Laying Down Our Labels
Written by Lysa TerKeurst (First 5 Ministries)
I thank my God in all my remembrance of you, always in every prayer of mine for you all making my prayer with joy, because of your partnership in the gospel from the first day until now. And I am sure of this, that he who began a good work in you will bring it to completion at the day of Jesus Christ.
Labels are awful. They imprison us in categories that are hard to escape.
My personal list over the years has included words like people-pleaser, forgiveness failure and insecure mess. Whether or not any of these are your labels, I imagine you have your own self-defeating list.
Maybe that’s why so many of us find ourselves drawn to Paul’s promise in today’s passage of Scripture that God isn’t finished with us yet.
I’m reminded of the time I saw Michelangelo’s David at the Accademia Gallery during a trip I took several years ago to Florence, Italy.
Sources say the artist never left his David. For more than two years, he worked on and slept beside the 6-ton slab of marble whose subject called to him from inside the unchiseled places. When at last the 17-foot David emerged, Michelangelo is reported to have said, “I saw the angel in the marble and carved until I set him free.” When asked how he made his statue, Michelangelo answered, “It is easy. You just chip away the stone that doesn’t look like David.”
But it wasn’t the perfectly carved David that first held my attention. It was one of several unfinished sculptures from Michelangelo’s collection, aptly titled Prisoners. These were half-finished sculptures that looked like they were stuck inside the roughly hewn stone.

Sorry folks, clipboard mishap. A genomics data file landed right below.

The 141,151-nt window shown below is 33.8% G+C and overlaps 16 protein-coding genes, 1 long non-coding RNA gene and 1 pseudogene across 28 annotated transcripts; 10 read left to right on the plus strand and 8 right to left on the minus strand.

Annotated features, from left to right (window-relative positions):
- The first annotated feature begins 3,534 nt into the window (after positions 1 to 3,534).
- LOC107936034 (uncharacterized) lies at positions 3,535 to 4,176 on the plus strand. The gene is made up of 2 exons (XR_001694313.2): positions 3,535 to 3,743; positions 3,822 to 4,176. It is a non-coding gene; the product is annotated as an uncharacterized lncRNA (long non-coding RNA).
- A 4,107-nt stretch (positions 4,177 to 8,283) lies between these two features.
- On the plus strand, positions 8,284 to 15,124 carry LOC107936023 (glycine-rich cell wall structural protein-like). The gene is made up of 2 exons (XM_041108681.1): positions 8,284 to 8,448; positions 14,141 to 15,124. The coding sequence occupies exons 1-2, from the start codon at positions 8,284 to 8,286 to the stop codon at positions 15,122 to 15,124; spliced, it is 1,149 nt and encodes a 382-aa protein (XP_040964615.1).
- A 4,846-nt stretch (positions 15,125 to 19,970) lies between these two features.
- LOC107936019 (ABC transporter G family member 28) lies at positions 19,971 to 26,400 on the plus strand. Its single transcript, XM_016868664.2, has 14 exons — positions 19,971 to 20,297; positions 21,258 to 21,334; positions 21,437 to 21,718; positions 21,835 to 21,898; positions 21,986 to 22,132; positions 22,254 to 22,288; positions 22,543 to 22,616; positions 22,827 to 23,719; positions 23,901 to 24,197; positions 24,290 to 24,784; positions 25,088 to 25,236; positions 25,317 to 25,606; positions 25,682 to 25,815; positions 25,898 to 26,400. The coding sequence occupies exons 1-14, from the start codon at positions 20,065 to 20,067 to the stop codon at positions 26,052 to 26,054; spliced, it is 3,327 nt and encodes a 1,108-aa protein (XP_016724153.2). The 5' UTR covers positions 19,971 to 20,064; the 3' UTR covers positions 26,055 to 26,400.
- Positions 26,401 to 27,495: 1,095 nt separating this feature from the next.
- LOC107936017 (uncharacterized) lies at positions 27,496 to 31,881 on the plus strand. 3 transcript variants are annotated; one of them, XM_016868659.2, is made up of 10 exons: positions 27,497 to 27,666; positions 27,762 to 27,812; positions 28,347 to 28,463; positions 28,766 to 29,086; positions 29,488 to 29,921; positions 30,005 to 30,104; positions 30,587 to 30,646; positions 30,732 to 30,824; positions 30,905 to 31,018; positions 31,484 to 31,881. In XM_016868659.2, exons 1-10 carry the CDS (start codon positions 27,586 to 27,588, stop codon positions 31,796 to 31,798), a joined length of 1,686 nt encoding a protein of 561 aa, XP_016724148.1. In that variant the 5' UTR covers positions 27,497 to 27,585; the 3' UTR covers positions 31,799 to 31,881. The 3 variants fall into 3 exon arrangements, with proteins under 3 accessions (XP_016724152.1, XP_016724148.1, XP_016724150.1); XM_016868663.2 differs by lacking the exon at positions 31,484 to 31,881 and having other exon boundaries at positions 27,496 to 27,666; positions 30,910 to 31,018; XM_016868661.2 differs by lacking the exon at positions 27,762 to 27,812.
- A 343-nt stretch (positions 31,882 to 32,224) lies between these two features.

Captivated by seeing my interior reality vividly depicted in stone, I tilted my head and let it soak in. This unfinished prisoner reminded me of myself locked inside my self-imposed labels.
Then, I turned and looked down the corridor at the David, the statue fully chiseled by the master artist. As I walked toward it, I whispered, “O God, chisel me. I don’t want to stay stuck in these hard places. I want to be all that You have in mind for me to be.”
What hope we read today that we can be confident that our God who does not leave or forsake us will be faithful to finish chiseling us.
Paul’s words to the believers in Philippi exude this confidence: “And I am sure of this, that he who began a good work in you will bring it to completion at the day of Jesus Christ” (Philippians 1:6).
In his book, Philippians, commentator Mark J. Keown wrote that the English phrase, “I am sure” comes from the Greek word pepoithos, which communicates “a state of certainty.” Paul’s word choice is meant to build confident assurance in his readers. He wants them to know that the same God who purposefully wove them together and saved them by His Son (Ephesians 2:8-10) will complete the work He began in them. They can be certain of this, as can we. But our hope cannot be placed in the capabilities of our own flesh. It must be placed in the person of Christ.
Paul’s mention of “at the day of Jesus Christ” also has the purpose of stirring confidence. It is a phrase meant to draw our focus to the day when Christ will return as King. We can live assured of God’s good work in our lives, both in the seen and unseen places, because there is a day when Jesus is returning. This truth anchors our hope in the future while giving us courage and confidence for every day leading up to that promise’s fulfillment.
Does God want to help us see the places that need to be chiseled between now and the glorious day Jesus returns? Of course. His plan is to conform us to the image of His Son. (Romans 8:29) But we must know that condemning ourselves with labels and statements like “I’m such a mess,” will never bring about the changes we desire. Shame only serves to keep the lies in and the truth out.
Let’s lay down our labels, surrender to God’s chiseling, and rest assured that He is more than able to chip away everything in us that doesn’t look like Jesus.